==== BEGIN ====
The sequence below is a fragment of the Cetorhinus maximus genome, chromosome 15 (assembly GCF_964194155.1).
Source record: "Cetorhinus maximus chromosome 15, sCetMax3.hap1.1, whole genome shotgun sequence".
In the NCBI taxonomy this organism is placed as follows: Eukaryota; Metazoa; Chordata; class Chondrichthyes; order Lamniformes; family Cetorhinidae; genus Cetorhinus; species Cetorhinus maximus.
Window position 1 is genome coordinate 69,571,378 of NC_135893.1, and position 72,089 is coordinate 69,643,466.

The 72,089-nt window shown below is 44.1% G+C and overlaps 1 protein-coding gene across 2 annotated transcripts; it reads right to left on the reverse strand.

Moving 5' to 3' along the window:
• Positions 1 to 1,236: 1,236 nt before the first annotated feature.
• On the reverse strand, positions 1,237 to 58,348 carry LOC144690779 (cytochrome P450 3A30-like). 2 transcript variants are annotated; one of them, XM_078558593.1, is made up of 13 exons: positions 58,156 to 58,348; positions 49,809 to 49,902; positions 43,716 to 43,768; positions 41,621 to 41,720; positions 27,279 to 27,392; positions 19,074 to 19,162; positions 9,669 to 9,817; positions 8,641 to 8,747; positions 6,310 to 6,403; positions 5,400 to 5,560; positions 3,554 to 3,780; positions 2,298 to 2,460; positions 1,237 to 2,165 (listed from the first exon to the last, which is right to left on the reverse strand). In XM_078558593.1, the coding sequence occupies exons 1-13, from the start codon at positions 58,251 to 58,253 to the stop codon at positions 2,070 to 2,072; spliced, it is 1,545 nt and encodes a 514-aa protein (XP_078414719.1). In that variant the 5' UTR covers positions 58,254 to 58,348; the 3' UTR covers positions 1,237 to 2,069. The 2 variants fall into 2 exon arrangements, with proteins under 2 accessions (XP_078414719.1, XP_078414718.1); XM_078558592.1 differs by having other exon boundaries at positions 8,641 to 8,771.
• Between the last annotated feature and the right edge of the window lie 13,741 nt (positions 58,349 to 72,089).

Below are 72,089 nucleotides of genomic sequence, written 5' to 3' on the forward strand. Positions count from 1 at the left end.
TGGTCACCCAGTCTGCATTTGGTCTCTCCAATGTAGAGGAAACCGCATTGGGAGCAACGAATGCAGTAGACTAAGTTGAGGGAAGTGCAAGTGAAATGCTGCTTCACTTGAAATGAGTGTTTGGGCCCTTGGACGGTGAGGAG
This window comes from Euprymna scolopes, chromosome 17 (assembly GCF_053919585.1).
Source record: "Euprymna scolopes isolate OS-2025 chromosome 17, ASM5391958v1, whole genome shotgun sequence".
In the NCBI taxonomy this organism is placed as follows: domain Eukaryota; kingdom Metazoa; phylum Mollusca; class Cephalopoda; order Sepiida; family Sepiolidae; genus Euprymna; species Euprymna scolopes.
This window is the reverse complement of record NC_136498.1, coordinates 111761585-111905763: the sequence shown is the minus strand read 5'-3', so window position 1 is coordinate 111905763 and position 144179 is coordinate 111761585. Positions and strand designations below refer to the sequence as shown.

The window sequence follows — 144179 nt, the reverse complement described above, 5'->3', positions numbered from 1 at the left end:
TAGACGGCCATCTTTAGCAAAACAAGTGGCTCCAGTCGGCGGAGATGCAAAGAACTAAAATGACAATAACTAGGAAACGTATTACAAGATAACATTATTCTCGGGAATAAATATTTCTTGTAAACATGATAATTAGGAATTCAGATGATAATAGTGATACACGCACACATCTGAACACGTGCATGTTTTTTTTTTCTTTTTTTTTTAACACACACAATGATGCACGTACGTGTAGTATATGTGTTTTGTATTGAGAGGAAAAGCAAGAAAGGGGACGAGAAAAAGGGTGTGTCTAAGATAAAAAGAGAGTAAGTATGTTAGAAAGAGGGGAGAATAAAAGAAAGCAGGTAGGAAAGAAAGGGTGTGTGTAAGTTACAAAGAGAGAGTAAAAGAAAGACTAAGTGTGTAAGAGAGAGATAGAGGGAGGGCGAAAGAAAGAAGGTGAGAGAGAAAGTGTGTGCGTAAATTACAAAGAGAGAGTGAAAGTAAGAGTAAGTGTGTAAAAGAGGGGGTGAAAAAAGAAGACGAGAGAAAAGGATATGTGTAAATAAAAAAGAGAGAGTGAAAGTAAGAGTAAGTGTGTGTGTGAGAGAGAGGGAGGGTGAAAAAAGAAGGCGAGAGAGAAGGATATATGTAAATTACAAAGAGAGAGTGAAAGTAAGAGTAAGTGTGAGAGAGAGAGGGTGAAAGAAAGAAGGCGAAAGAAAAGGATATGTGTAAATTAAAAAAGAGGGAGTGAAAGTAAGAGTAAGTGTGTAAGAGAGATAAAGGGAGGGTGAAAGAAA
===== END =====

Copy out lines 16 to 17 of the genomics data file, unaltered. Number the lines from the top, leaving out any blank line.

The window sequence follows — 144179 nt, the reverse complement described above, 5'->3', positions numbered from 1 at the left end:
TAGACGGCCATCTTTAGCAAAACAAGTGGCTCCAGTCGGCGGAGATGCAAAGAACTAAAATGACAATAACTAGGAAACGTATTACAAGATAACATTATTCTCGGGAATAAATATTTCTTGTAAACATGATAATTAGGAATTCAGATGATAATAGTGATACACGCACACATCTGAACACGTGCATGTTTTTTTTTTCTTTTTTTTTTAACACACACAATGATGCACGTACGTGTAGTATATGTGTTTTGTATTGAGAGGAAAAGCAAGAAAGGGGACGAGAAAAAGGGTGTGTCTAAGATAAAAAGAGAGTAAGTATGTTAGAAAGAGGGGAGAATAAAAGAAAGCAGGTAGGAAAGAAAGGGTGTGTGTAAGTTACAAAGAGAGAGTAAAAGAAAGACTAAGTGTGTAAGAGAGAGATAGAGGGAGGGCGAAAGAAAGAAGGTGAGAGAGAAAGTGTGTGCGTAAATTACAAAGAGAGAGTGAAAGTAAGAGTAAGTGTGTAAAAGAGGGGGTGAAAAAAGAAGACGAGAGAAAAGGATATGTGTAAATAAAAAAGAGAGAGTGAAAGTAAGAGTAAGTGTGTGTGTGAGAGAGAGGGAGGGTGAAAAAAGAAGGCGAGAGAGAAGGATATATGTAAATTACAAAGAGAGAGTGAAAGTAAGAGTAAGTGTGAGAGAGAGAGGGTGAAAGAAAGAAGGCGAAAGAAAAGGATATGTGTAAATTAAAAAAGAGGGAGTGAAAGTAAGAGTAAGTGTGTAAGAGAGATAAAGGGAGGGTGAAAGAAA